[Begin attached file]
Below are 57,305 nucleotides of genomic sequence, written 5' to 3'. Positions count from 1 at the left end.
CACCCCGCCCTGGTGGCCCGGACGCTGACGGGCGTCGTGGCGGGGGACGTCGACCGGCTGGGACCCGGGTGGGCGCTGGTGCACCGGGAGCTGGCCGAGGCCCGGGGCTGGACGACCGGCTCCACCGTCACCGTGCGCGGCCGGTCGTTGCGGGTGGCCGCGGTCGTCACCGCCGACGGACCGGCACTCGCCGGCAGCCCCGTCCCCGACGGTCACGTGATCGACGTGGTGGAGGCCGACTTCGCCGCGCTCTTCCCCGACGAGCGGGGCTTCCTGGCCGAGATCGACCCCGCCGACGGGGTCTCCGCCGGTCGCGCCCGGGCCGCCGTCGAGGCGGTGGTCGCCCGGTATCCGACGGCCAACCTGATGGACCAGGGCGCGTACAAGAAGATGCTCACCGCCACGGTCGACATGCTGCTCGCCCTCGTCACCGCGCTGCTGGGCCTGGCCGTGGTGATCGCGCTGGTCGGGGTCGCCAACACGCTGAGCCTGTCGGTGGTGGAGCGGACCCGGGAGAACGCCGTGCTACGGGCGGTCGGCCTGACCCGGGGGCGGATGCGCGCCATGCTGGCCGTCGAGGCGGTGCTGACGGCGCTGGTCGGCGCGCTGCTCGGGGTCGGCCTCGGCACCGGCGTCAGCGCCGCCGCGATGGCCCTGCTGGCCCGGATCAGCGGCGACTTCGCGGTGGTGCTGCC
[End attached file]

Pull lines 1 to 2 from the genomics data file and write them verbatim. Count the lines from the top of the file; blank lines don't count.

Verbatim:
Below are 57,305 nucleotides of genomic sequence, written 5' to 3'. Positions count from 1 at the left end.
CACCCCGCCCTGGTGGCCCGGACGCTGACGGGCGTCGTGGCGGGGGACGTCGACCGGCTGGGACCCGGGTGGGCGCTGGTGCACCGGGAGCTGGCCGAGGCCCGGGGCTGGACGACCGGCTCCACCGTCACCGTGCGCGGCCGGTCGTTGCGGGTGGCCGCGGTCGTCACCGCCGACGGACCGGCACTCGCCGGCAGCCCCGTCCCCGACGGTCACGTGATCGACGTGGTGGAGGCCGACTTCGCCGCGCTCTTCCCCGACGAGCGGGGCTTCCTGGCCGAGATCGACCCCGCCGACGGGGTCTCCGCCGGTCGCGCCCGGGCCGCCGTCGAGGCGGTGGTCGCCCGGTATCCGACGGCCAACCTGATGGACCAGGGCGCGTACAAGAAGATGCTCACCGCCACGGTCGACATGCTGCTCGCCCTCGTCACCGCGCTGCTGGGCCTGGCCGTGGTGATCGCGCTGGTCGGGGTCGCCAACACGCTGAGCCTGTCGGTGGTGGAGCGGACCCGGGAGAACGCCGTGCTACGGGCGGTCGGCCTGACCCGGGGGCGGATGCGCGCCATGCTGGCCGTCGAGGCGGTGCTGACGGCGCTGGTCGGCGCGCTGCTCGGGGTCGGCCTCGGCACCGGCGTCAGCGCCGCCGCGATGGCCCTGCTGGCCCGGATCAGCGGCGACTTCGCGGTGGTGCTGCC